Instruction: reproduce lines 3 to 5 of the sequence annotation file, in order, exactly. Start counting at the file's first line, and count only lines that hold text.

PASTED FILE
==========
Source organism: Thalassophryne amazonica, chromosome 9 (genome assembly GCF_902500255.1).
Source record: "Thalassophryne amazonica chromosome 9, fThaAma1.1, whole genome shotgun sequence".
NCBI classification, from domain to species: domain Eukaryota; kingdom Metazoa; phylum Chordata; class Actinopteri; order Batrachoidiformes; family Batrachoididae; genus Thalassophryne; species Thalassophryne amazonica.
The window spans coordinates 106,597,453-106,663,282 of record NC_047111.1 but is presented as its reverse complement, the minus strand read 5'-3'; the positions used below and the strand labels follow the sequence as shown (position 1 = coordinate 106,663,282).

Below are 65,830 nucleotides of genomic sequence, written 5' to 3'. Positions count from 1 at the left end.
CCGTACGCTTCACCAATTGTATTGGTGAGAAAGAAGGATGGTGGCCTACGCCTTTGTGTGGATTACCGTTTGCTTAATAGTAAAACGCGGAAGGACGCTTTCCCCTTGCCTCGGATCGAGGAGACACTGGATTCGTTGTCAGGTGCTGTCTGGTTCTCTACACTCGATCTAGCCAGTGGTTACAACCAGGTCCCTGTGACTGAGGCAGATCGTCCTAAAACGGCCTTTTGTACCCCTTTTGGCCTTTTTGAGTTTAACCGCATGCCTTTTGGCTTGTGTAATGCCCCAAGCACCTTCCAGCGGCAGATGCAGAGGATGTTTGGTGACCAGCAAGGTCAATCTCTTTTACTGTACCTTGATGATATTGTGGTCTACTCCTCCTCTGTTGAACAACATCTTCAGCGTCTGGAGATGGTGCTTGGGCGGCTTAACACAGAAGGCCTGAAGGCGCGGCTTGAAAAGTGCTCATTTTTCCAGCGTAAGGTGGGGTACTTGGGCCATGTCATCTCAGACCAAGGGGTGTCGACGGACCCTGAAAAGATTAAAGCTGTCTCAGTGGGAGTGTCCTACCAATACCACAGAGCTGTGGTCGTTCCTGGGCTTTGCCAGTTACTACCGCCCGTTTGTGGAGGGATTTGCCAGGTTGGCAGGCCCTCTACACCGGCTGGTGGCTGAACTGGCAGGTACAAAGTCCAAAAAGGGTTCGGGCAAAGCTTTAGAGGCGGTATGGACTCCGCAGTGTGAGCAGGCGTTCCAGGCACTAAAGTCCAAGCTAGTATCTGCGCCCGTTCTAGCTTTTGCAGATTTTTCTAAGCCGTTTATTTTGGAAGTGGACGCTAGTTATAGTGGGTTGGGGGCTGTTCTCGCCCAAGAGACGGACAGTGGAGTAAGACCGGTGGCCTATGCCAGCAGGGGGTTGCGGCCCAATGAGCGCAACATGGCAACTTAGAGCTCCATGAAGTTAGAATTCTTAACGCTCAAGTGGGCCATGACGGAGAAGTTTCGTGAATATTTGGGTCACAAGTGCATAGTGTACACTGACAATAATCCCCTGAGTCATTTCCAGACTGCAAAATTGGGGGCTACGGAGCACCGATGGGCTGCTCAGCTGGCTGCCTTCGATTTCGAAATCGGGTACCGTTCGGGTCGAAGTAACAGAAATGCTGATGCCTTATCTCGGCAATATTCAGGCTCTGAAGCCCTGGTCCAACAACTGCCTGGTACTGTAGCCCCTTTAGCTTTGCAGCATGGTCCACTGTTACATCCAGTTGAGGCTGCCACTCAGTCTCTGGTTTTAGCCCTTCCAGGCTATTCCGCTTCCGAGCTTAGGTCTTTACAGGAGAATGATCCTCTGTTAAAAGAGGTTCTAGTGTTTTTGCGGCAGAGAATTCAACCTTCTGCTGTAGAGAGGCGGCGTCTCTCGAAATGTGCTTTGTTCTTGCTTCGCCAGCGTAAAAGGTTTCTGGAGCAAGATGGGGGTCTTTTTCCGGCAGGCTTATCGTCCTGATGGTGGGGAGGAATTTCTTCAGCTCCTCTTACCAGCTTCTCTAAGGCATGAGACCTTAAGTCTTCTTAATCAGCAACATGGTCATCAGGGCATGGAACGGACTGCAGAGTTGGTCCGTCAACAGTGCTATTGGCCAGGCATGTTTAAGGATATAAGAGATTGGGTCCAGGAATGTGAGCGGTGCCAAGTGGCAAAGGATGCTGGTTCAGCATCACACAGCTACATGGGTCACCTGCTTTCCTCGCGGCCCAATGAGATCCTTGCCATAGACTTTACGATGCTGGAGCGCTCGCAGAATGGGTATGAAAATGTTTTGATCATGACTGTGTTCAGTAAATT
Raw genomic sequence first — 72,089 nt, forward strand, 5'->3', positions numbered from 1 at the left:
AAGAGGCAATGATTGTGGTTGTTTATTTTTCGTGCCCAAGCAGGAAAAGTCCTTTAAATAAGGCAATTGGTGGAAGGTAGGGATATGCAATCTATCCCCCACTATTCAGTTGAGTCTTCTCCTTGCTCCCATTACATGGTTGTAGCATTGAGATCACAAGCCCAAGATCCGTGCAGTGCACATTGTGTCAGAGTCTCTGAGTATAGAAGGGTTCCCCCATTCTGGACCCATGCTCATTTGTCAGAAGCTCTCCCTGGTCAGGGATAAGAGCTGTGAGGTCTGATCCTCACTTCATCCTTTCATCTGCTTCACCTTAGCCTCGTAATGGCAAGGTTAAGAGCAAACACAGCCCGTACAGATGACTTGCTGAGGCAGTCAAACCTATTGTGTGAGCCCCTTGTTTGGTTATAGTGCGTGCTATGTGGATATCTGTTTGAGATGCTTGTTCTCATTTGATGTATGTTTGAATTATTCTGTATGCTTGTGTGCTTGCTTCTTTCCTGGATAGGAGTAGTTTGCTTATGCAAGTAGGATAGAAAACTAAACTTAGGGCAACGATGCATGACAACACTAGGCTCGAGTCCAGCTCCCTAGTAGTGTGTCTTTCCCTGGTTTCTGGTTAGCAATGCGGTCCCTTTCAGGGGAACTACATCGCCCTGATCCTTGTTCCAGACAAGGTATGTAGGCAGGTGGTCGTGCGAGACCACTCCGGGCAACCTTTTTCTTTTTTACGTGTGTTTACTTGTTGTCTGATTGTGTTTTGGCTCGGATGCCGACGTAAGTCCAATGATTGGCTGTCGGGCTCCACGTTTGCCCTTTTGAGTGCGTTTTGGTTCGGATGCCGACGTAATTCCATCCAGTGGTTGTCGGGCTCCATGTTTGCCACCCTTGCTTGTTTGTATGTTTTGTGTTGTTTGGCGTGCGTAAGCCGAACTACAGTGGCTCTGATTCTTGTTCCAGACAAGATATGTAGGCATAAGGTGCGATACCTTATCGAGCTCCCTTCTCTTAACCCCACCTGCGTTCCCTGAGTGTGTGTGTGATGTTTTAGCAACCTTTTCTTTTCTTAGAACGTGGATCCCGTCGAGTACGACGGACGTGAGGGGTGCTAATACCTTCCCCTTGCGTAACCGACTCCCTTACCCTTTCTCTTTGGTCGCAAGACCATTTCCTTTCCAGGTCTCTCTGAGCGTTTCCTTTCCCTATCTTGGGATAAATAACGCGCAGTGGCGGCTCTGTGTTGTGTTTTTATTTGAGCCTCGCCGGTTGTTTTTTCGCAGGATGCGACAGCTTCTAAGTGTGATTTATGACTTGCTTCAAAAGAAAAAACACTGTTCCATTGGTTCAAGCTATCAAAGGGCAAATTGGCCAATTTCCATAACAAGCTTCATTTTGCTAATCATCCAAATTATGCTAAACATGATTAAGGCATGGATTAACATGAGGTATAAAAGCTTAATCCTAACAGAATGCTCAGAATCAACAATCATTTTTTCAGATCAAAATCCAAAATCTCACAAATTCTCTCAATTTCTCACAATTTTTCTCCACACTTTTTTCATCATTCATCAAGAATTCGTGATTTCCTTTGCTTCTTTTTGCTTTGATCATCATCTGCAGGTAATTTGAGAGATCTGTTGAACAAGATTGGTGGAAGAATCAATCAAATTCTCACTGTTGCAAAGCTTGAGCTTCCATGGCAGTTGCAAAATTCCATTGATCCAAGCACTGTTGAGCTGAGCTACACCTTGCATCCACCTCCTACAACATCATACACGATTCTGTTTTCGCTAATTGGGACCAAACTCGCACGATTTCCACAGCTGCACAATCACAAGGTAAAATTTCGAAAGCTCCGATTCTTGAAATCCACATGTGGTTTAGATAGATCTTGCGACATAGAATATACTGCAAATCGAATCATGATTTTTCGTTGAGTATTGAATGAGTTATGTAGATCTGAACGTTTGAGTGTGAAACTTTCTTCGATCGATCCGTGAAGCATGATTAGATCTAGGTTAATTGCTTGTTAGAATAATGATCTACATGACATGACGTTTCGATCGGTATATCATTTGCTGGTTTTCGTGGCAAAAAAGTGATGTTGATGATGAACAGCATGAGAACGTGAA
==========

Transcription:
NCBI classification, from domain to species: domain Eukaryota; kingdom Metazoa; phylum Chordata; class Actinopteri; order Batrachoidiformes; family Batrachoididae; genus Thalassophryne; species Thalassophryne amazonica.
The window spans coordinates 106,597,453-106,663,282 of record NC_047111.1 but is presented as its reverse complement, the minus strand read 5'-3'; the positions used below and the strand labels follow the sequence as shown (position 1 = coordinate 106,663,282).

Below are 65,830 nucleotides of genomic sequence, written 5' to 3'. Positions count from 1 at the left end.